Imposter Phenomenon: what is it and how can employers help?

Totaljobs surveyed over 2,000 UK workers in February 2019 to delve into Imposter Phenomenon.

We worked alongside two experts to produce this research: Dr Terri Simpkin, lecturer in leadership and corporate education at Anglia Ruskin University and Kate Atkin, speaker facilitator and Imposter Phenomenon researcher.

What is Imposter Phenomenon?

You’ve likely heard the term referenced by the media more commonly as ‘Imposter Syndrome’. However, in psychological terms, it is known more accurately as ‘impostor phenomenon’. This is because it’s defined as an experience that is not constant, but instead arises in certain situations – most often work. It is not a mental health condition. It can be defined as an internal feeling of intellectual phoniness or fraudulence, despite evidence of previous success and achievement.

Totaljobs research shows that Imposter Phenomenon has been experienced by 70% of UK workers, highlighting the need for greater understanding and awareness of how to tackle it. The phenomenon is more than self-doubt, which is a discomfort that typically fades as you gain experience. Imposter Phenomenon differs because it persists, often despite a proven track record of success and validation from others. Think of it as an unconscious bias – against yourself.

Who experiences Imposter Phenomenon?

Imposter Phenomenon can be experienced by a wide variety of people in the workplace. However, those who feel they are in the minority at work, imposter feelings are more likely to be present. The reasons behind this are complex and nuanced, from an individual’s upbringing to their experiences at school and at work or how integrated and included they feel within their peer group.

  • 75% of female respondents experience Imposter Phenomenon
  • 77% of LGBTQ+ respondents experience Imposter Phenomenon
  • 62% of BAME respondents experience Imposter Phenomenon

What are the implications?

Feeling like a fraud or as if you are not deserving of praise can lead to increased stress and worry over performance at work. It may also be detrimental to personal development and recognition, as people may be unlikely to share examples of the work they’ve done, or to highlight the value they brought to a particular project.

  • 70% allow others to take credit for their work.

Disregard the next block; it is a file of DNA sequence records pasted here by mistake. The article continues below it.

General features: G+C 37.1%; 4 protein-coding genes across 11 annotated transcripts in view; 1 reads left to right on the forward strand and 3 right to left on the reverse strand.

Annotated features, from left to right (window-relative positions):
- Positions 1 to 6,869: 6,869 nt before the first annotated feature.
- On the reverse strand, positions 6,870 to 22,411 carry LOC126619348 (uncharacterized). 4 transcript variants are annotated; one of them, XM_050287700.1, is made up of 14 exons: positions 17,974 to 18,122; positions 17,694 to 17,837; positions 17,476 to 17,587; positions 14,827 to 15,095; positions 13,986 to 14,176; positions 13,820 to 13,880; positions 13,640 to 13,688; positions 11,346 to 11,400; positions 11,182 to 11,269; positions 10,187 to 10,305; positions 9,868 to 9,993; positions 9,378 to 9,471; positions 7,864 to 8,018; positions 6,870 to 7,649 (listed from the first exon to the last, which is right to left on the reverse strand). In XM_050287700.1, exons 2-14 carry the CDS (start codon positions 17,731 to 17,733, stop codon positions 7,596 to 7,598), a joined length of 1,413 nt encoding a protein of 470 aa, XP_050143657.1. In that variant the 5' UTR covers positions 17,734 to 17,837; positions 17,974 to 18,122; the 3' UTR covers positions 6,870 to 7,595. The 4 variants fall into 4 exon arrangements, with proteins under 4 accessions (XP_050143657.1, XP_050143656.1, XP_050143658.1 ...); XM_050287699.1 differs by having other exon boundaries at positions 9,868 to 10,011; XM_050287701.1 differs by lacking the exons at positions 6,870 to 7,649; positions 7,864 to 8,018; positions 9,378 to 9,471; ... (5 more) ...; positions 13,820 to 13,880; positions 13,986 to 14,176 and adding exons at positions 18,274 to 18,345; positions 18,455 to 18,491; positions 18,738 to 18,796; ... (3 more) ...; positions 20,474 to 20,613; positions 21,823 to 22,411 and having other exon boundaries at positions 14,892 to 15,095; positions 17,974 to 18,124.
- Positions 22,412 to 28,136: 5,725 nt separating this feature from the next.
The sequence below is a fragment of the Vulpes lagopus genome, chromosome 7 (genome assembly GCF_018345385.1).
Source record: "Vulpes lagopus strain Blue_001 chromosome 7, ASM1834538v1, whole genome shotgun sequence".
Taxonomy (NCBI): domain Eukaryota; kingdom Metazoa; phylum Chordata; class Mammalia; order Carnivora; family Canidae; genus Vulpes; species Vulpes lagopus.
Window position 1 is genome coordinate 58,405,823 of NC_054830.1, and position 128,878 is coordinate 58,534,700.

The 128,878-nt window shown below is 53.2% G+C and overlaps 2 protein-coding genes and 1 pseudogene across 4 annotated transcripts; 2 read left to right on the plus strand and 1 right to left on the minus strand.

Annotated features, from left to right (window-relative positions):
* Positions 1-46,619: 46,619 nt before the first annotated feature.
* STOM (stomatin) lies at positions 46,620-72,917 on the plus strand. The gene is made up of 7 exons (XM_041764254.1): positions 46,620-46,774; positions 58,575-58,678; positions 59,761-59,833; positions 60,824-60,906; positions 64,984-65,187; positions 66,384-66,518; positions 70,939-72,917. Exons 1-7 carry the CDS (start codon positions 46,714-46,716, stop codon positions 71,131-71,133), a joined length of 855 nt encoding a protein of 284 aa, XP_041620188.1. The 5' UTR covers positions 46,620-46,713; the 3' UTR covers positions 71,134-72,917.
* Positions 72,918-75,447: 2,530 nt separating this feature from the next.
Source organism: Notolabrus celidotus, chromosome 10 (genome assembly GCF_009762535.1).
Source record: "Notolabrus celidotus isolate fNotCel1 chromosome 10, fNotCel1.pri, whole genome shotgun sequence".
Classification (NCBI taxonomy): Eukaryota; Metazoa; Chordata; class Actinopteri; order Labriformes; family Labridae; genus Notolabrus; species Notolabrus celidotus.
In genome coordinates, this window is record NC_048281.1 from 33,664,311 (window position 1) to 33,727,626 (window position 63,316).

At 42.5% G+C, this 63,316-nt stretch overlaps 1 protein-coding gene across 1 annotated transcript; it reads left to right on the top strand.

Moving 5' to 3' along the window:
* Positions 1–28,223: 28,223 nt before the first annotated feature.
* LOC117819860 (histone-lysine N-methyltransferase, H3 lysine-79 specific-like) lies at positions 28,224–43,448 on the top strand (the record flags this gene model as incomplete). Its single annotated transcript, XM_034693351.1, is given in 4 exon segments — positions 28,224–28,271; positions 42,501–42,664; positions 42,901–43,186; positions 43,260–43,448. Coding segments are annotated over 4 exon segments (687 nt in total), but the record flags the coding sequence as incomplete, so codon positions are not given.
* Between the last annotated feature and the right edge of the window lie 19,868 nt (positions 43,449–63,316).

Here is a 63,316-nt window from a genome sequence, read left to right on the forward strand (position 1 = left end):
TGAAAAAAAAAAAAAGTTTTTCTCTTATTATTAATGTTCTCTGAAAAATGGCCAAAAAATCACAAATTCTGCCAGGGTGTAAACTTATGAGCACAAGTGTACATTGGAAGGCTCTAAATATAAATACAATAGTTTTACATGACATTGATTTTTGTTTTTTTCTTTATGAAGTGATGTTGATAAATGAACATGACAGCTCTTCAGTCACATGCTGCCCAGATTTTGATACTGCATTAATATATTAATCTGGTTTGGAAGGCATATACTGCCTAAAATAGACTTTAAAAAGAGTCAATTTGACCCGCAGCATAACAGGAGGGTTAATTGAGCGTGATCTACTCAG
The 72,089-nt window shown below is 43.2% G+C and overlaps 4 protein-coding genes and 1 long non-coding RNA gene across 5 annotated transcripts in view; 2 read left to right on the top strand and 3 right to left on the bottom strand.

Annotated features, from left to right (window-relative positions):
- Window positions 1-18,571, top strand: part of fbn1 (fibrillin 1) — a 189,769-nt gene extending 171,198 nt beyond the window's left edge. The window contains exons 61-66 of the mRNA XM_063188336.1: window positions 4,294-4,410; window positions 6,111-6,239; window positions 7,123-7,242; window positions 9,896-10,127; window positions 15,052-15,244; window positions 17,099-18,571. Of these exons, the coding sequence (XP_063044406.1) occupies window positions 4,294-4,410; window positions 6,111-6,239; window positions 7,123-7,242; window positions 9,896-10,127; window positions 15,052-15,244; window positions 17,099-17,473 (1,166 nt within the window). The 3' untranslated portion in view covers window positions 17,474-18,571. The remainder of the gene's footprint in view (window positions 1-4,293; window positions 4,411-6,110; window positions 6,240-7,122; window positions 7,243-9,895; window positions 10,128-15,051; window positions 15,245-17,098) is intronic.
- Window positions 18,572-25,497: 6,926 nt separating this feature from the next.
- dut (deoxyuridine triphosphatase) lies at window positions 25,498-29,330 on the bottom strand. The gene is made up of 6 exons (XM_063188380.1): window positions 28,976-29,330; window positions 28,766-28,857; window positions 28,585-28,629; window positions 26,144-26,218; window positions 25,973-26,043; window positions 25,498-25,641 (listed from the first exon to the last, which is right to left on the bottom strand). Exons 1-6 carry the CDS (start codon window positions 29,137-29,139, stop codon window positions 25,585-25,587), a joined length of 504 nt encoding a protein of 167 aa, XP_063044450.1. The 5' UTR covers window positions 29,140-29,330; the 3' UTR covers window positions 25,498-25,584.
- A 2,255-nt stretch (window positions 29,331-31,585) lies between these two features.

• Over half feel uncomfortable when receiving recognition for good work.
  • 40% feel they haven’t met expectations, despite evidence suggesting otherwise.
  • A third have felt anxious.

How can managers help?

Recognition of Imposter Phenomenon

There is not a one size fits all solution, as each individual experiences Imposter Phenomenon differently, depending on their background and lived experience among a myriad of other factors. The key is to understand how Imposter phenomenon differs to self-doubt. Communicating this to your team will help to emphasise how an individual’s perception of their own success and skills may not be giving them enough credit.

Clear job descriptions

Over half of those experiencing Imposter Phenomenon say having a clear job description when starting a new job helps them to feel less like a “fake”. Having a job description to refer back to once an employee has spent more time in their role also gives them a good basis to understand how they’re performing against the role requirements.

Tailored feedback

Managers can help to tackle Imposter Phenomenon in their teams by understanding what kind of feedback is most beneficial to individuals. Those who experience Imposter Phenomenon may find it useful to receive objective evidence of a job well done – as opposed to generic praise. Utilising personal objectives or a project checklist can be a straightforward way of ensuring the individual understands what is required, rather than the individual overreaching beyond what is necessary.

If you’re experiencing Imposter Phenomenon:

Managers aren’t exempt from experiencing Imposter Phenomenon. In fact, 68% of senior managers and 78% of junior managers state they have encountered the phenomenon. As individuals, we can start to interrogate our thoughts in a bid to silence the voice of our ‘imposter’ selves, whatever our role at work. If you notice yourself brushing off praise with a “it was nothing” or “that wasn’t me”, ask yourself why you’re struggling to accept the compliment. Take notes so you don’t forget the positive feedback you’ve received in the past and refer back to it when you’re not feeling as confident in your abilities.

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